Former Ward 1 Alderman Sumner Davis III says he intends to respond to Ward 6 Alderman Roy A. Perkins’ allegations of illegal activity surrounding the emergency gate at the west end of Douglas McArthur Drive at a 5:30 p.m. meeting of the Starkville Board of Aldermen at City Hall.
The board voted 3-2 to remove the gate on Sept. 18, but Starkville Mayor Parker Wiseman vetoed that vote Oct. 4, and the board did not have enough votes to overturn the veto Oct. 16. At this Oct. 16 meeting, City Attorney Chris Latimer, Director of Finance and City Clerk Taylor Adams and Chief Administrative Officer Lynn Spruill all said they found no minutes or claims dockets verifying that aldermen authorized the gate’s installation in 2007. As such, Perkins responded to the veto on Oct. 16 by saying the gate was erected illegally in 2007.
“If the board has not spoken, it has not happened, so it’s not in the minutes. The bottom line is (Latimer) has said it’s not legal and proper,” Perkins said at the Oct. 16 meeting. “He’s the hired attorney for the board. He gave us the advice that says it’s not in the minutes. It’s not in the claims docket. The gate is not legally there. So, the bottom line is the gate has to come down.”
At that same meeting, Spruill said she found a memorandum showing the gate to be part of a street improvement project authorized by Davis, paid for with his ward’s share of street improvement money divided among all seven wards. Davis declined to give details about his counter-allegations, but he said he intends to counter Perkins’ statements about illegal activity in particular during the public appearances segment of the meeting.
“He made various allegations which have been proven subsequently false,” Davis said, “and we just want to have that discussion with him.”
The board will also discuss a multi-family corporate housing project in the Thad Cochran Research Park, a historic marker for the Needmore district and potential changes to the building, codes and planning department at its meeting.
Developer Clyde Pritchard will present a proposal for 300 Traditions, a 40-residence complex planned for the research park’s northwest corner. The Starkville Planning and Zoning Commission recommended 300 Traditions for approval Oct. 9 after reducing the required parking spaces and limiting the space between the complex’s buildings.
“It’s a good project,” Wiseman said. “It serves a need at the research park.”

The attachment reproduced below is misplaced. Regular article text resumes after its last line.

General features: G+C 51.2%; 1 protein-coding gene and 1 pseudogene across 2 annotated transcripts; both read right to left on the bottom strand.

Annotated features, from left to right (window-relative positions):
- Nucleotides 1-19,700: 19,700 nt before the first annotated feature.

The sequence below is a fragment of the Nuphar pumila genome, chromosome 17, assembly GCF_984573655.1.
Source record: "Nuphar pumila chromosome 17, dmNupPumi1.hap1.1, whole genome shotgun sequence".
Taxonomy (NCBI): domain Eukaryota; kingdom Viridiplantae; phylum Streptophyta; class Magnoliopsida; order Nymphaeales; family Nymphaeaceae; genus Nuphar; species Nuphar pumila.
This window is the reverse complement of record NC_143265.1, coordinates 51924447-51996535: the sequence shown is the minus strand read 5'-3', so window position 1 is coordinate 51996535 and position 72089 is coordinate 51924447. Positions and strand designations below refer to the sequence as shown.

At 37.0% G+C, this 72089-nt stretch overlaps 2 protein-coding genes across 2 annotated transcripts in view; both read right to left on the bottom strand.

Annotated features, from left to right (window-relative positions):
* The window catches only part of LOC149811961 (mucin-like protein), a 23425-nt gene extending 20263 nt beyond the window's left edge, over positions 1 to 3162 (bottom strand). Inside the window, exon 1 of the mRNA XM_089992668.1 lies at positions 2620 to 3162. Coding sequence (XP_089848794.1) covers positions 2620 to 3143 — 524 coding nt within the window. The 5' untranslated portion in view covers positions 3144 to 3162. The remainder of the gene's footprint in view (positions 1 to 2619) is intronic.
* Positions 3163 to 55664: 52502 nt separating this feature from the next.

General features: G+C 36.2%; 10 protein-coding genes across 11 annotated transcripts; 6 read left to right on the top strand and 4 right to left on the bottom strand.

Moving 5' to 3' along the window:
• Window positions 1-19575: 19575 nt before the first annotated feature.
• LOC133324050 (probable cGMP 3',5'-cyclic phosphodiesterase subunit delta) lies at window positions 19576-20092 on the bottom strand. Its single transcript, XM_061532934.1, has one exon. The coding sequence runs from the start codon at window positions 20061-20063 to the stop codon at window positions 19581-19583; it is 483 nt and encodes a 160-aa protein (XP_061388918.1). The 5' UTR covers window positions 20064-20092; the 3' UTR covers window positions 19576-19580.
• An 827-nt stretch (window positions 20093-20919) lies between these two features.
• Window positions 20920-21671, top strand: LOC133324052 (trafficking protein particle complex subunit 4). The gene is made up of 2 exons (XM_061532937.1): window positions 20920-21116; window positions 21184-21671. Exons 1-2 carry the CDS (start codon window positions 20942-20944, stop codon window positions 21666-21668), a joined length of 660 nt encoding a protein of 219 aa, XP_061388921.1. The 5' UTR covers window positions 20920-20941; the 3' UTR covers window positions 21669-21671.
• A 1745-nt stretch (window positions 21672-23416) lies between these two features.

Charles Evans will give a presentation at the meting on the historic Needmore District. Wiseman said the presentation is part of a larger project Evans has worked on since his summer 2011 presentation on the Needmore community at the Oktibbeha County Heritage Museum.
“He has, along with other interested citizens, moved forward on getting a historic marker for the Needmore District,” Wiseman said. “The parks commission has started the process for renaming the Gillespie Center to the Needmore Center, and now Mr. Evans is wrapping up the process for submitting a request to the board to change the name of Spring Street, from Russell Street to Highway 12, to Needmore Street. I am very excited about this project and Mr. Evans’ efforts to highlight a significant part of Starkville’s history in the Needmore community.”
Ward 5 Alderman Jeremiah Dumas said he believes the city is due for changes in the building, codes and planning department, and the agenda calls for discussion of the job description and duties for that department’s head. The department’s former city planner, Ben Griffith, recently departed for a planning position in another city.
“I think it’s time we take a step back and look at the function and roles of individuals in that department and how they best fit the needs of the city,” Dumas said. “I think the role of that department has evolved from being a building official-centric department to being one that should be more focused on broader community issues for planning and development. I hope we can just briefly take a step back and see ... how best to meet the changing needs of the community.”